WEST HARTFORD, CT — More than 14,000 people had viewed the debate between the three Republican lieutenant governor candidates hosted by NBC 30 just an hour after it was posted on Facebook..
New Britain Mayor Erin Stewart, Darien First Selectwoman Jayme Stevenson and Sen. Joe Markley of Southington spent an hour answering questions about a statewide position that’s hard to define.
Constitutionally the role of lieutenant governor is to preside over the Senate and assist the governor, but exactly how that role is defined is largely up to whoever is governor.
In Connecticut, lieutenant governor candidates run separately from gubernatorial candidates in the party primaries and after that the two are teamed up for the General Election.
There are five candidates running for governor on the Republican side and none of the three lieutenant governor candidates have expressed a preference for which one they would like to see in the position.
Instead, the lieutenant governor candidates are loosely defining their roles.
Stevenson, a former bond analyst, took a parting shot at her opponents and claimed she had the most “demonstrated experience and electability.”
“I have great respect for my colleagues here on the stage anyone who steps into the public service arena really deserves a lot of credit,” Stevenson said. “Sen. Markley, however, has a voting record with some very difficult votes that are going to be very difficult and likely risk the Republicans being able to win in November.”
She then turned to Stewart. “While we heard a lot tonight about her fiscal experience the data says something different.” She said Stewart “likely won’t challenge collective bargaining rules.”
Markley said he has very demonstrated electorability despite his votes on tough issues.
“My ability to make those votes clear and make a convincing case for them has inoculated me against the charges that I’ve had from Democrats,” Markley said.
Stewart didn’t address Stevenson’s criticism directly, but said she doesn’t “believe in tearing others down in order to build myself up.”
As far as the role of lieutenant governor goes, Stevenson said she’s the two time chairwoman of the Western Connecticut Council of Governments and has knowledge over how to handle federal transportation funding.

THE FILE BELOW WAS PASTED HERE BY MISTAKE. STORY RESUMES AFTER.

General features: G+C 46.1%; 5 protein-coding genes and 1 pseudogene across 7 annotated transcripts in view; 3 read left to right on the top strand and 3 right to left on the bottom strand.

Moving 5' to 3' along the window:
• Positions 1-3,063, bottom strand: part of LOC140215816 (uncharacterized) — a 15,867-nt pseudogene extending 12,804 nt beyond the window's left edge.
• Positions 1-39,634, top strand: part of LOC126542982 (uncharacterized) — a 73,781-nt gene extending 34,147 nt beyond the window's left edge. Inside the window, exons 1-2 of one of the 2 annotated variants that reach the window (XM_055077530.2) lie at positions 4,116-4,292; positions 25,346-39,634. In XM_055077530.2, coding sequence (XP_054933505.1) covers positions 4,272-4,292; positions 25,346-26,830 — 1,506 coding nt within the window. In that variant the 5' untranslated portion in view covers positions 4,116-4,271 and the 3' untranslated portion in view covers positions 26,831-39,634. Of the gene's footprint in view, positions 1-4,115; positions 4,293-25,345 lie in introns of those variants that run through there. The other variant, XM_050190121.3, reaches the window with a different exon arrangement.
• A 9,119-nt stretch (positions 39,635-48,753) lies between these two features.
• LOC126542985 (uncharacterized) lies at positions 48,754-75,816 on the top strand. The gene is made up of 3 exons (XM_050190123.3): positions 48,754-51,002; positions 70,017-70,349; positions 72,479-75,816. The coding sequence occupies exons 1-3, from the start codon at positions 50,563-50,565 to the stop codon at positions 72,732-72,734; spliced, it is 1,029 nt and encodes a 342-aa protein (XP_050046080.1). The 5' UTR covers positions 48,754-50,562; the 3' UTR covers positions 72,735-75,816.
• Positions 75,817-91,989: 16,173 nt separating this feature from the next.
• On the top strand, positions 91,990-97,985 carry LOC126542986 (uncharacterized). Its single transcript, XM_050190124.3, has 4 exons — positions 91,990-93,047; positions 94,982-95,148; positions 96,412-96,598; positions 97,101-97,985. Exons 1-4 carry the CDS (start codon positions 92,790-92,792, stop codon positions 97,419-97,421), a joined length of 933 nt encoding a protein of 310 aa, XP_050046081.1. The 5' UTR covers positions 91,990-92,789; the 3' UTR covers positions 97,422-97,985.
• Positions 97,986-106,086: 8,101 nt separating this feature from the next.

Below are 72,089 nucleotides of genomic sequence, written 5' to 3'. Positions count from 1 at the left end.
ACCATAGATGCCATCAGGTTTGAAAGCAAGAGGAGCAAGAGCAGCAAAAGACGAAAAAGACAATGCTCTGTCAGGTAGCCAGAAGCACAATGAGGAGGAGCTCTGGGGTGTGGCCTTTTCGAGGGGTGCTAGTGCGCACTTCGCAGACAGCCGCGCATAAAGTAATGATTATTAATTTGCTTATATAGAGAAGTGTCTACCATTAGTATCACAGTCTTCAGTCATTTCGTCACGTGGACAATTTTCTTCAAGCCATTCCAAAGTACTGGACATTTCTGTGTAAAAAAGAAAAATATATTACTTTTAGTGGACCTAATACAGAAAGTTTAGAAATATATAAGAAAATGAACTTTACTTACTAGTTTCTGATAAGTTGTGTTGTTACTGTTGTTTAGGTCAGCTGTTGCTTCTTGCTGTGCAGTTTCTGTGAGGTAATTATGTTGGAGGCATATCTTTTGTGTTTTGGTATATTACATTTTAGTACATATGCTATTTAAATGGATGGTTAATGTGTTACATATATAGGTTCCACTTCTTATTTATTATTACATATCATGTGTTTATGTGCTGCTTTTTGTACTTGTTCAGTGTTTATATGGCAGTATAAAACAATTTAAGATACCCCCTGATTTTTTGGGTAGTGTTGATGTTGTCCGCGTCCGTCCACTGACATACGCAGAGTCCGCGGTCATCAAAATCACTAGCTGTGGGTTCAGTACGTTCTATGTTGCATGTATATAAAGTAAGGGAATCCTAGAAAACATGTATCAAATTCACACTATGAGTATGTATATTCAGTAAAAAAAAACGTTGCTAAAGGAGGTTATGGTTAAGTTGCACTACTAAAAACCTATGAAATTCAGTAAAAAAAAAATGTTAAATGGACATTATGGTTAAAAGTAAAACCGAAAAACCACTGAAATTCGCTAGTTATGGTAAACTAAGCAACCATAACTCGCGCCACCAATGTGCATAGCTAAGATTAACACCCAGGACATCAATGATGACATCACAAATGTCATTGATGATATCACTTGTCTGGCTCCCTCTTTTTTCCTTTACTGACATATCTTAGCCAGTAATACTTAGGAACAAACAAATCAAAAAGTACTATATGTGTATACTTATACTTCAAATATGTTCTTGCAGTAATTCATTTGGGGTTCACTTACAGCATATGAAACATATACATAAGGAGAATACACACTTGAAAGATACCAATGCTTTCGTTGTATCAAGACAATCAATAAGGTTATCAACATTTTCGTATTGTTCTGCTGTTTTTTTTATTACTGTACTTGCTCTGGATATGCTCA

“I can really help the next governor work on our transportation policy,” Stevenson said. “It’s the lifeblood of our business community here.”
She also suggested the role would include a focus on the opioid crisis and public education.
“We are failing our children in our urban centers with our public education,” Stevenson said. “I’m passionate about that.”
Stewart, who deals with one of the 30 struggling school districts in the state, said she would use the lieutenant governor’s office to help municipalities and school districts that are struggling.
“I know what it’s like when year-after-year you’re being cut from the state but you’re also getting these unfunded mandates,” Stewart said.
She said she would also be involved with the Municipal Accountability Review Board, which was created to oversee municipalities like Hartford and West Haven that are working to avoid bankruptcy.
Markley said he would like to use the office to do what former U.S. Rep. Rob Simmons did under former Gov. M. Jodi Rell’s administration where he acted as a business advocate.
Markley also pointed out that three of the five candidates for governor have never held elected office so he would be able to help them navigate.
As far as economic incentives to get private companies to move or expand in the state, the three candidates offered differing perspectives.
“It wasn’t government programs that put the hardware in New Britain or the brass mills in Waterbury,” Markley said. “It was entrepreneurs who saw opportunity.”